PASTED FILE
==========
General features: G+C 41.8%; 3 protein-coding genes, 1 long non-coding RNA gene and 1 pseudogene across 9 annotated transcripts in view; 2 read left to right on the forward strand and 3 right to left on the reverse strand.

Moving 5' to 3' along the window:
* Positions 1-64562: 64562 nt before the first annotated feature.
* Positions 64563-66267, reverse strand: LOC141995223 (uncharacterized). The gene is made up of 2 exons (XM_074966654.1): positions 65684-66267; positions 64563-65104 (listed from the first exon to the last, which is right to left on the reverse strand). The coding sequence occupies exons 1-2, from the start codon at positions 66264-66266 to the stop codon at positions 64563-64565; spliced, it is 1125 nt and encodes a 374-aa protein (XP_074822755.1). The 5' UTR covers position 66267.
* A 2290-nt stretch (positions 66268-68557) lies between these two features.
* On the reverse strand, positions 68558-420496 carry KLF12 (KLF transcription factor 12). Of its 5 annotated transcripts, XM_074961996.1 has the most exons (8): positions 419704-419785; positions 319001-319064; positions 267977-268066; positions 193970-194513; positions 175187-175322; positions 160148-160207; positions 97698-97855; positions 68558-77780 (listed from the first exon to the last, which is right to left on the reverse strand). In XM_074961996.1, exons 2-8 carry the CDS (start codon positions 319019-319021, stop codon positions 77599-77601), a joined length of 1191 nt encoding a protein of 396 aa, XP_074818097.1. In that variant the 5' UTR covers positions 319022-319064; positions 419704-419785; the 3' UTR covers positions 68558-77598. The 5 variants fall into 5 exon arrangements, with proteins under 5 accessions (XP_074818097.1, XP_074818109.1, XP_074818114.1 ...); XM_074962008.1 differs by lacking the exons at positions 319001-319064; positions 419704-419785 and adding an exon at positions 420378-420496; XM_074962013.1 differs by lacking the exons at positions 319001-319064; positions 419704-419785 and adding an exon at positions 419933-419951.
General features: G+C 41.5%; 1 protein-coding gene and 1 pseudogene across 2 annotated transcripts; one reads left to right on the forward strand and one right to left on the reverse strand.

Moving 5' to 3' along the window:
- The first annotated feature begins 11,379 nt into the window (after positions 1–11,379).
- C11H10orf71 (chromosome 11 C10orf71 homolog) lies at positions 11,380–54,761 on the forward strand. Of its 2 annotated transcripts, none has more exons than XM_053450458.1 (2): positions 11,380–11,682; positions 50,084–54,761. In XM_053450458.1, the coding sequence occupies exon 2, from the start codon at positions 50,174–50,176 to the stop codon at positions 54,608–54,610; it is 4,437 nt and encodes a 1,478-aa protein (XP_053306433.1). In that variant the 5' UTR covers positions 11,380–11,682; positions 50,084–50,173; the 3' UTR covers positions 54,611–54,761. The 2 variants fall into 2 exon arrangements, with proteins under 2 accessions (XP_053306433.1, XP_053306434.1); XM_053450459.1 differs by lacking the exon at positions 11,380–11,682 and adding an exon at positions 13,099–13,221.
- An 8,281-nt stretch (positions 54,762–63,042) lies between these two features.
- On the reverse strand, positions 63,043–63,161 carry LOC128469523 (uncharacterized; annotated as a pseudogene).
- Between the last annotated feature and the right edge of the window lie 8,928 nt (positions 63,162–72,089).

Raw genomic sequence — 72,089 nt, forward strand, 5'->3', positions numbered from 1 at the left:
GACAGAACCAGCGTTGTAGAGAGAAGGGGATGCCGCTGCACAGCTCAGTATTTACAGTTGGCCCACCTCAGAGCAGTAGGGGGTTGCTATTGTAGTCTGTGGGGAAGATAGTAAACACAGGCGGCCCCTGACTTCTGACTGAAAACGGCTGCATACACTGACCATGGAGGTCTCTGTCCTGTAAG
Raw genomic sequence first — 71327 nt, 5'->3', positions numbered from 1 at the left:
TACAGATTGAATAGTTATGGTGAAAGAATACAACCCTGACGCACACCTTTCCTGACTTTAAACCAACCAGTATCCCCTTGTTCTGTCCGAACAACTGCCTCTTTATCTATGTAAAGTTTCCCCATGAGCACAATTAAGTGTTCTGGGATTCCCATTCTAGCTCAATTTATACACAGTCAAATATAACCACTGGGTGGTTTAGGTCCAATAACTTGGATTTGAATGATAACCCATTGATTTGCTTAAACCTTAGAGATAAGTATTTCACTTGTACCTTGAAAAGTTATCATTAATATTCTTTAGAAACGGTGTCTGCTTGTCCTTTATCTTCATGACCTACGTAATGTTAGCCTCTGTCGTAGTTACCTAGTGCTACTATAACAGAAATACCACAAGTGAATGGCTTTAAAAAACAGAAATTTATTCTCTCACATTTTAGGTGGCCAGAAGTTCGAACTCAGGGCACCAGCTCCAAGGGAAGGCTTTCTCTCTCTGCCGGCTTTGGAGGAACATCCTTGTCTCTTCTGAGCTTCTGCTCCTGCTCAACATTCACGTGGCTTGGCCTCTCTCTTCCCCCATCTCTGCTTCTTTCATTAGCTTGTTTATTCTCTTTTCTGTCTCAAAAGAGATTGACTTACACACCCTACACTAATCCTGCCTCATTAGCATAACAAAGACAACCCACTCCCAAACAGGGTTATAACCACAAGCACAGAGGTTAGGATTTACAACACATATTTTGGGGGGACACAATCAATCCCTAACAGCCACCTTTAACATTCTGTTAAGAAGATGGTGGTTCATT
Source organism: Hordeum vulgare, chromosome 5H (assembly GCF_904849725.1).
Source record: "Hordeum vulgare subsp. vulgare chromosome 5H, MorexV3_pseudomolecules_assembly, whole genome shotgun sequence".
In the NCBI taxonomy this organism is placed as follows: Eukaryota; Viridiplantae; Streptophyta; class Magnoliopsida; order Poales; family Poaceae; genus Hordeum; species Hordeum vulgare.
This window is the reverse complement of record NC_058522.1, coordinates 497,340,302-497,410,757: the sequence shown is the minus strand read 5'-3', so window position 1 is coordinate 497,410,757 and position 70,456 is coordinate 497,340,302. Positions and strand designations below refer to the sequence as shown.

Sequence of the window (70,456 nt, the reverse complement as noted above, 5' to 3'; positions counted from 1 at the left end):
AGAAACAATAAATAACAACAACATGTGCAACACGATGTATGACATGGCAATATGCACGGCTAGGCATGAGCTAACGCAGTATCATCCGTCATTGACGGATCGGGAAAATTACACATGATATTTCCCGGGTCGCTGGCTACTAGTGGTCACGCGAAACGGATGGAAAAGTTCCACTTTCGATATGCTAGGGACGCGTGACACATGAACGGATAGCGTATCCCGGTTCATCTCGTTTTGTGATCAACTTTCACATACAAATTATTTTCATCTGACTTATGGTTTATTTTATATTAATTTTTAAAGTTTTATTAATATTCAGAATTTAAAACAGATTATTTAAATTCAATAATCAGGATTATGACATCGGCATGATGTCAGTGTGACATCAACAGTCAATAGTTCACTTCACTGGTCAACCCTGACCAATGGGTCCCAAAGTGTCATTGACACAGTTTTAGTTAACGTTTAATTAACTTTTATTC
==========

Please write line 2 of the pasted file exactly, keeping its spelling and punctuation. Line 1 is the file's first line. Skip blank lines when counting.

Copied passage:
Moving 5' to 3' along the window: